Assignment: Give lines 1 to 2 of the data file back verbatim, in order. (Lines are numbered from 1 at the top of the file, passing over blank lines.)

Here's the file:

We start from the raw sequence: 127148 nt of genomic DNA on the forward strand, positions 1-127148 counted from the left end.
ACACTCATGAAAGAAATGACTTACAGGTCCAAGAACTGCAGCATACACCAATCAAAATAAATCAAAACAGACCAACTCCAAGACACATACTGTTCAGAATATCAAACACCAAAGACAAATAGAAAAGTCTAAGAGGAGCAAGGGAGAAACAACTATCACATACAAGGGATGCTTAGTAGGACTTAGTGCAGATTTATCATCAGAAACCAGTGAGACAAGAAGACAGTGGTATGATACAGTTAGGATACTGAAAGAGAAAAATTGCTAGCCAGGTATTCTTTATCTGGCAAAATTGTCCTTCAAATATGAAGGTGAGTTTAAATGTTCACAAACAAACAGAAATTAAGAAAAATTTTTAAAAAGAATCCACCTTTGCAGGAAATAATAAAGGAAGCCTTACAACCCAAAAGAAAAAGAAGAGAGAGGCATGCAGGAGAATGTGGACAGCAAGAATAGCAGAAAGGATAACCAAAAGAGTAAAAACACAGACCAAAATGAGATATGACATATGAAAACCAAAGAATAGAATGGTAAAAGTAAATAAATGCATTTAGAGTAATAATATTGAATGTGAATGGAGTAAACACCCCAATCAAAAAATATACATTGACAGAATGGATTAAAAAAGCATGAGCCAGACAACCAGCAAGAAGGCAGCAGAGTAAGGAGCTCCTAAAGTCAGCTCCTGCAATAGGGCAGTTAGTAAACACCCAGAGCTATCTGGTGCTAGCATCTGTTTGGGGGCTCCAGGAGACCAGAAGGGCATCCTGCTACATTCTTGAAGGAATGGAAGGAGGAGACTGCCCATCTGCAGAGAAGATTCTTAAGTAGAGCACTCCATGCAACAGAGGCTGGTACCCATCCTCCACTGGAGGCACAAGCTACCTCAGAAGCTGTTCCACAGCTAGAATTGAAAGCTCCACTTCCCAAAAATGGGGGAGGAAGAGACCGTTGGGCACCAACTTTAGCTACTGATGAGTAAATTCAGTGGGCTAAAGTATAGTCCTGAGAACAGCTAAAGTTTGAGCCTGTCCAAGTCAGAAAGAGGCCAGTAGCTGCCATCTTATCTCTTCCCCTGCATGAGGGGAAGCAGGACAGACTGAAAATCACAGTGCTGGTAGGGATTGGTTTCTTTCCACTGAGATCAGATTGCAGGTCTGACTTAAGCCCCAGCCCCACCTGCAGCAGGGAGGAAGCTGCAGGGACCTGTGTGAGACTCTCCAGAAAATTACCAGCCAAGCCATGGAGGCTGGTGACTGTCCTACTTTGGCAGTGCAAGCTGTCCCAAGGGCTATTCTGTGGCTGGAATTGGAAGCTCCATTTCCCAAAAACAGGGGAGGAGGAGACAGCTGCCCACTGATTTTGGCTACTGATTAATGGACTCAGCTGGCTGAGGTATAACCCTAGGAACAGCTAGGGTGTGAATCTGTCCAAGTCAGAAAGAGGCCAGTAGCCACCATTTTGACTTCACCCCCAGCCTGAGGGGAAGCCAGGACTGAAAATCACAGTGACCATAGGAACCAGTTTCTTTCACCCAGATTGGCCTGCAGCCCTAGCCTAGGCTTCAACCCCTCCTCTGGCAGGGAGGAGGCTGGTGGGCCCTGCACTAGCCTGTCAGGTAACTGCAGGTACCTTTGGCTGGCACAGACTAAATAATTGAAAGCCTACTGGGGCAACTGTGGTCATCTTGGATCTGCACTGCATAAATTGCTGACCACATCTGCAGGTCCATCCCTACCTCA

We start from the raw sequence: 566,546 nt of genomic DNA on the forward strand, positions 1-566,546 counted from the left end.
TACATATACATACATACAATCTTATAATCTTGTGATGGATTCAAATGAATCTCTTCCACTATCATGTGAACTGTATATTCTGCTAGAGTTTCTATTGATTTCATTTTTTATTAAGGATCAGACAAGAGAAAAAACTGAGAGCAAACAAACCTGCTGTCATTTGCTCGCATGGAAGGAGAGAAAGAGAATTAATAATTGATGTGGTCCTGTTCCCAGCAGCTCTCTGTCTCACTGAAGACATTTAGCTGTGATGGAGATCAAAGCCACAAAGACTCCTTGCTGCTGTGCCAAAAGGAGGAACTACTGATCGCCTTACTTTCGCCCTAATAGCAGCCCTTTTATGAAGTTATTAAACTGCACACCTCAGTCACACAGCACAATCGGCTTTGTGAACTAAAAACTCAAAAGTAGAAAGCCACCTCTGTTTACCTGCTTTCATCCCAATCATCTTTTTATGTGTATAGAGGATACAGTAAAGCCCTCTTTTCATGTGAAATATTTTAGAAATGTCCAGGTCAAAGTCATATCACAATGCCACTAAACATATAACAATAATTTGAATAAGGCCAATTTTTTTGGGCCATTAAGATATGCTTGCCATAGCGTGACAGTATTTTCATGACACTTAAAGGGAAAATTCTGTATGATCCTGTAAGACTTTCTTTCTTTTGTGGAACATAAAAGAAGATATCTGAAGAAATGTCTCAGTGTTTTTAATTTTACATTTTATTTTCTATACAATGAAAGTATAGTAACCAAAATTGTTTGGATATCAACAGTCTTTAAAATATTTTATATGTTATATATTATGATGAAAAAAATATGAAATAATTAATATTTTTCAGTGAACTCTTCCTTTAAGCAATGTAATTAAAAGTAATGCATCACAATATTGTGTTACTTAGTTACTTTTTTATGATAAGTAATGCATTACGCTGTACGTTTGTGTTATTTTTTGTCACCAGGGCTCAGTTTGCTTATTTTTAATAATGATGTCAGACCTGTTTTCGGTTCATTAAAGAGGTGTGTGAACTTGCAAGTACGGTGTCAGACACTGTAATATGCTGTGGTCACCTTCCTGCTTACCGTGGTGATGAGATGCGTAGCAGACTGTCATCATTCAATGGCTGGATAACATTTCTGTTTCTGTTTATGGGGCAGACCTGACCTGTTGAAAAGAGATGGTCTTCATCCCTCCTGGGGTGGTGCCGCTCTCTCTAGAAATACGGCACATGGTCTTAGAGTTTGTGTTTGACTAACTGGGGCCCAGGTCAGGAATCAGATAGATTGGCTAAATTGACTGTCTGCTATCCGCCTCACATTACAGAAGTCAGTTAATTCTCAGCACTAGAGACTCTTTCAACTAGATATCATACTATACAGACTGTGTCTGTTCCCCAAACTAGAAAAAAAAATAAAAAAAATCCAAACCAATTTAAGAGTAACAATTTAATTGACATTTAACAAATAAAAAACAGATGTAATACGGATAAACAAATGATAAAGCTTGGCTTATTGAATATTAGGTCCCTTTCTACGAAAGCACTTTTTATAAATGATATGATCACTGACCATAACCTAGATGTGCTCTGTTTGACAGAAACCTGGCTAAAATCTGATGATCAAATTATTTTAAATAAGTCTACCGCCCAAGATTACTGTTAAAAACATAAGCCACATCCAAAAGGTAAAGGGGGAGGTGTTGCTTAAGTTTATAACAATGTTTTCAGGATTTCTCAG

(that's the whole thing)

We start from the raw sequence: 127148 nt of genomic DNA on the forward strand, positions 1-127148 counted from the left end.
ACACTCATGAAAGAAATGACTTACAGGTCCAAGAACTGCAGCATACACCAATCAAAATAAATCAAAACAGACCAACTCCAAGACACATACTGTTCAGAATATCAAACACCAAAGACAAATAGAAAAGTCTAAGAGGAGCAAGGGAGAAACAACTATCACATACAAGGGATGCTTAGTAGGACTTAGTGCAGATTTATCATCAGAAACCAGTGAGACAAGAAGACAGTGGTATGATACAGTTAGGATACTGAAAGAGAAAAATTGCTAGCCAGGTATTCTTTATCTGGCAAAATTGTCCTTCAAATATGAAGGTGAGTTTAAATGTTCACAAACAAACAGAAATTAAGAAAAATTTTTAAAAAGAATCCACCTTTGCAGGAAATAATAAAGGAAGCCTTACAACCCAAAAGAAAAAGAAGAGAGAGGCATGCAGGAGAATGTGGACAGCAAGAATAGCAGAAAGGATAACCAAAAGAGTAAAAACACAGACCAAAATGAGATATGACATATGAAAACCAAAGAATAGAATGGTAAAAGTAAATAAATGCATTTAGAGTAATAATATTGAATGTGAATGGAGTAAACACCCCAATCAAAAAATATACATTGACAGAATGGATTAAAAAAGCATGAGCCAGACAACCAGCAAGAAGGCAGCAGAGTAAGGAGCTCCTAAAGTCAGCTCCTGCAATAGGGCAGTTAGTAAACACCCAGAGCTATCTGGTGCTAGCATCTGTTTGGGGGCTCCAGGAGACCAGAAGGGCATCCTGCTACATTCTTGAAGGAATGGAAGGAGGAGACTGCCCATCTGCAGAGAAGATTCTTAAGTAGAGCACTCCATGCAACAGAGGCTGGTACCCATCCTCCACTGGAGGCACAAGCTACCTCAGAAGCTGTTCCACAGCTAGAATTGAAAGCTCCACTTCCCAAAAATGGGGGAGGAAGAGACCGTTGGGCACCAACTTTAGCTACTGATGAGTAAATTCAGTGGGCTAAAGTATAGTCCTGAGAACAGCTAAAGTTTGAGCCTGTCCAAGTCAGAAAGAGGCCAGTAGCTGCCATCTTATCTCTTCCCCTGCATGAGGGGAAGCAGGACAGACTGAAAATCACAGTGCTGGTAGGGATTGGTTTCTTTCCACTGAGATCAGATTGCAGGTCTGACTTAAGCCCCAGCCCCACCTGCAGCAGGGAGGAAGCTGCAGGGACCTGTGTGAGACTCTCCAGAAAATTACCAGCCAAGCCATGGAGGCTGGTGACTGTCCTACTTTGGCAGTGCAAGCTGTCCCAAGGGCTATTCTGTGGCTGGAATTGGAAGCTCCATTTCCCAAAAACAGGGGAGGAGGAGACAGCTGCCCACTGATTTTGGCTACTGATTAATGGACTCAGCTGGCTGAGGTATAACCCTAGGAACAGCTAGGGTGTGAATCTGTCCAAGTCAGAAAGAGGCCAGTAGCCACCATTTTGACTTCACCCCCAGCCTGAGGGGAAGCCAGGACTGAAAATCACAGTGACCATAGGAACCAGTTTCTTTCACCCAGATTGGCCTGCAGCCCTAGCCTAGGCTTCAACCCCTCCTCTGGCAGGGAGGAGGCTGGTGGGCCCTGCACTAGCCTGTCAGGTAACTGCAGGTACCTTTGGCTGGCACAGACTAAATAATTGAAAGCCTACTGGGGCAACTGTGGTCATCTTGGATCTGCACTGCATAAATTGCTGACCACATCTGCAGGTCCATCCCTACCTCA